Saturday, 2 August 2014

Wk 2 Lewis Hines - Depth of field

Lewis Hines

    Lewis Hines was a photographer, teacher and sociologist.  As a teacher he encouraged his students to use photography as an educational tool.

    Hines noted body of work is that of over 5,000 photos depicting child labour in America.  When he worked as an investigative photographer for the National Child Labour committee between 1908 and 1924.  As he was often denied access into factories or other places where children were working he would go undercover.  He carefully documented the details of his subjects and the context in which the photo was taken.  Today these details pay tribute to the many subjects which he shot and the stories of their lives.

    Lewis Hines shot in large format and black and white.

    In class we have been looking at Depth of field and the impact it can have on photos.  Lewis Hines used Depth of field to tell a story with his photos.


    Power house mechanic working on steam pump - Lewis Hines 1920
    This is a great photo, i like how the curved lines soften the image and frames the man perfectly.  This is an example of a wide or deep depth of view, every detail of this photo can be seen very clearly.  Lewis Hine would have used a high f stop number to capture this photo.  This would of been chose because he would have wanted the detail of the objects in the mid and background to be in focus
    Icarus, high up on Empire State - Lewis Hines 1931
     This amazing shot, illustrates Lewis Hines commitment as a photojournalist.  I wonder on what ledge is Lewis Hine standing on to take this photo. He would of used a high f stop number for this photo to allow for the worker and his background to be seen.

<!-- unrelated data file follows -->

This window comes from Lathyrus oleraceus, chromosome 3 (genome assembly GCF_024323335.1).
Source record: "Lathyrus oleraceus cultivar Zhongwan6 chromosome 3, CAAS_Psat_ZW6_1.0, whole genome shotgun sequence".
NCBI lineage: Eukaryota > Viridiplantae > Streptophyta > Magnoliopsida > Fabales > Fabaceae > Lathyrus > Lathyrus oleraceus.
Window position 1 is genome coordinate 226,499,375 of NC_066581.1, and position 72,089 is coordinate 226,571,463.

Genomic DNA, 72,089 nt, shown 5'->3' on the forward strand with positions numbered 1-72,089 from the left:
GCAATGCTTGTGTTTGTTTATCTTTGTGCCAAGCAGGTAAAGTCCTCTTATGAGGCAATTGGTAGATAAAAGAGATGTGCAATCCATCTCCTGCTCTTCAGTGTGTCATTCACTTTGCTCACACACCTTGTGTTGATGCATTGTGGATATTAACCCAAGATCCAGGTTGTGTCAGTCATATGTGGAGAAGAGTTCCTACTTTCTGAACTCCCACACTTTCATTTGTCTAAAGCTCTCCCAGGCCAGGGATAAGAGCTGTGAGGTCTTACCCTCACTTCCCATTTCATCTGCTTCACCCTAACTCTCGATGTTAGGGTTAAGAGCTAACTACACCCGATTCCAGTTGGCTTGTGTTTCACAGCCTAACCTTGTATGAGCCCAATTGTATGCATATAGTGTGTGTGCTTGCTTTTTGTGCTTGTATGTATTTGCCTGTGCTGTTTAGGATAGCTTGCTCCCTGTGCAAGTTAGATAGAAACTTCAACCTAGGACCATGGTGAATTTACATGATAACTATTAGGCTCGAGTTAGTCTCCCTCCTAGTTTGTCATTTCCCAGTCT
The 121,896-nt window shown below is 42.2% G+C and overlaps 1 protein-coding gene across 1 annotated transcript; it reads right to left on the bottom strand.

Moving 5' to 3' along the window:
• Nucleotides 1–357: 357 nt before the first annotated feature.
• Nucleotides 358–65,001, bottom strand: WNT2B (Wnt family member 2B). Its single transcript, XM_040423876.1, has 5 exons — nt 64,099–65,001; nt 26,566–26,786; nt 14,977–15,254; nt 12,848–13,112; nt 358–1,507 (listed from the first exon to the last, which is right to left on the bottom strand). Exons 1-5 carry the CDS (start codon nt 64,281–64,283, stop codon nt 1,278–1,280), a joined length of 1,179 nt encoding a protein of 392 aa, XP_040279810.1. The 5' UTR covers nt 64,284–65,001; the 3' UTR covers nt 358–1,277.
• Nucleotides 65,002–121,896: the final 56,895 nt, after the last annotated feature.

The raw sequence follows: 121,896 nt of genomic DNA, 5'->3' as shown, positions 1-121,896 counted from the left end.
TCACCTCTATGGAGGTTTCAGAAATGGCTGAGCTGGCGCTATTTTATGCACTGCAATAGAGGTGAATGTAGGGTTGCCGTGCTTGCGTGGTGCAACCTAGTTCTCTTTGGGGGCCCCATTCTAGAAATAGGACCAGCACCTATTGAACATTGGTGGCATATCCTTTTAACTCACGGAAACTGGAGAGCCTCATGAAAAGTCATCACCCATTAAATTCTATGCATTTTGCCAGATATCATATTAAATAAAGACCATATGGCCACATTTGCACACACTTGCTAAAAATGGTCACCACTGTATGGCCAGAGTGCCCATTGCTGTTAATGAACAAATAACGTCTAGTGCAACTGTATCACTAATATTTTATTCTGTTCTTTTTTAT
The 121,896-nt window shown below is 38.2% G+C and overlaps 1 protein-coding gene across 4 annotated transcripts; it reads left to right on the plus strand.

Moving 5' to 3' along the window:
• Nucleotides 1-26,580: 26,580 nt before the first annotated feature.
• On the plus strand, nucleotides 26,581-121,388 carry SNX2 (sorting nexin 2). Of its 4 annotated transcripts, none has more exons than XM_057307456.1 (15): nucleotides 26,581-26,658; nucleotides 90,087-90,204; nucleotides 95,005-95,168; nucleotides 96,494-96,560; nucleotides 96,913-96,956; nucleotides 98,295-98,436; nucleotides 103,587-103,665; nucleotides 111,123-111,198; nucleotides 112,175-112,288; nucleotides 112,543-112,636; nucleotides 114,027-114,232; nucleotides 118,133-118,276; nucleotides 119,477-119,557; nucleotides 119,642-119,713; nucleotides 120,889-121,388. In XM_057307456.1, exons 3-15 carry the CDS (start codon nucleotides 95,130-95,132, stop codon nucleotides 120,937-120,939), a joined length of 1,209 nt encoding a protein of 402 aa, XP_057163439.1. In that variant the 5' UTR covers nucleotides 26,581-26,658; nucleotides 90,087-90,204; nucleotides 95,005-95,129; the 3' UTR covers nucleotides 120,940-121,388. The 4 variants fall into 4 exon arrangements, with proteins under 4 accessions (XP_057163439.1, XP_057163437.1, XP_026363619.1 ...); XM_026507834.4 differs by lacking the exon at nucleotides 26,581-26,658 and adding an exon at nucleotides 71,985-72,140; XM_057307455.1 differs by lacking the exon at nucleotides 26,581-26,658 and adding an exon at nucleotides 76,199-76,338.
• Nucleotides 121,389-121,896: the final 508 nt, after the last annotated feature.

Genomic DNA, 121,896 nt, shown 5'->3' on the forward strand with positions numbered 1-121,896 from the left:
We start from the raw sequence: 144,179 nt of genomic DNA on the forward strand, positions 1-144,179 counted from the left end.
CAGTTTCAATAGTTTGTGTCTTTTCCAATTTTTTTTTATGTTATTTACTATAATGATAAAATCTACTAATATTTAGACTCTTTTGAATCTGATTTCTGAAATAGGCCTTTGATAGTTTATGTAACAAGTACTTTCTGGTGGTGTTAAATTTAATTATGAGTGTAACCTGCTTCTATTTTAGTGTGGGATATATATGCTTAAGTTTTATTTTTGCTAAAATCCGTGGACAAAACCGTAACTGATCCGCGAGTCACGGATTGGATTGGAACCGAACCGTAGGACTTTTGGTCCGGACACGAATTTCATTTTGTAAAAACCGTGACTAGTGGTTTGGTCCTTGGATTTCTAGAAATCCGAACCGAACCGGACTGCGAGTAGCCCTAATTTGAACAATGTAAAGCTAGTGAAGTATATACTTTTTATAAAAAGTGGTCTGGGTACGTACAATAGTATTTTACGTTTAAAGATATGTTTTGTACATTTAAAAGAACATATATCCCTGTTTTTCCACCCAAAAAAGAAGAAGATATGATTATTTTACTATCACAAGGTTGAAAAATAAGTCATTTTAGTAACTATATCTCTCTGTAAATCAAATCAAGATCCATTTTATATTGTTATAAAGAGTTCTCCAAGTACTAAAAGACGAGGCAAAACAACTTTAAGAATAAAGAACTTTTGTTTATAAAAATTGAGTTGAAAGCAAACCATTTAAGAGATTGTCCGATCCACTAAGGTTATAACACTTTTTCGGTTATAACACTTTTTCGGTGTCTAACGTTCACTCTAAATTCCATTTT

Young doffers in Mollahan Mills - Lewis Hines 1908

    Ivey Mill Little one, 3 years old who visits and plays in the mill.  Daughter of the overseer Hickory N.C - Lewis Hines 1908
    These two are examples of narrow depth of field.  The subject(s) are in focus.  The leading lines direct the eye to the subject(s) highlighting what Lewis wanted the viewer to see.  He would of used a small f stop, this accommodates for the main subject to be in focus and the other areas to be out of focus.




    Friday, 1 August 2014

    Wk 2 Depth of field Artist: Sebastiao Salgado

    Sebastiao Salgado

    Is a Brazillian social documentary photographer and photojournalist.  He started taking photographs in his 30s.  Sebastiao Salgado works on long term, self assigned projects.  He devotes years at a time to document the stories of people and places.  Many of his works have been published as books The Other Americas, Sahel, Workers, Migrations and Genesis.  His most famous pictures are of the gold mine in Brazil called Serra Pelada.

    Sebastiao has an amazing body of work.  The images i have chosen showcase how he uses Depth of Field to capture the essence of his subjects.


    This is an example of wide depth of field.  As we know wide depth of field focus range covers a large area front-to-back.  Depending on a lens camera range this could be from several yards in front of the focus plane to nearly infinity behind.  These types of photos are often associated with landscapes and architectural photography. It is useful to show a multitude of visual elements or characteristics.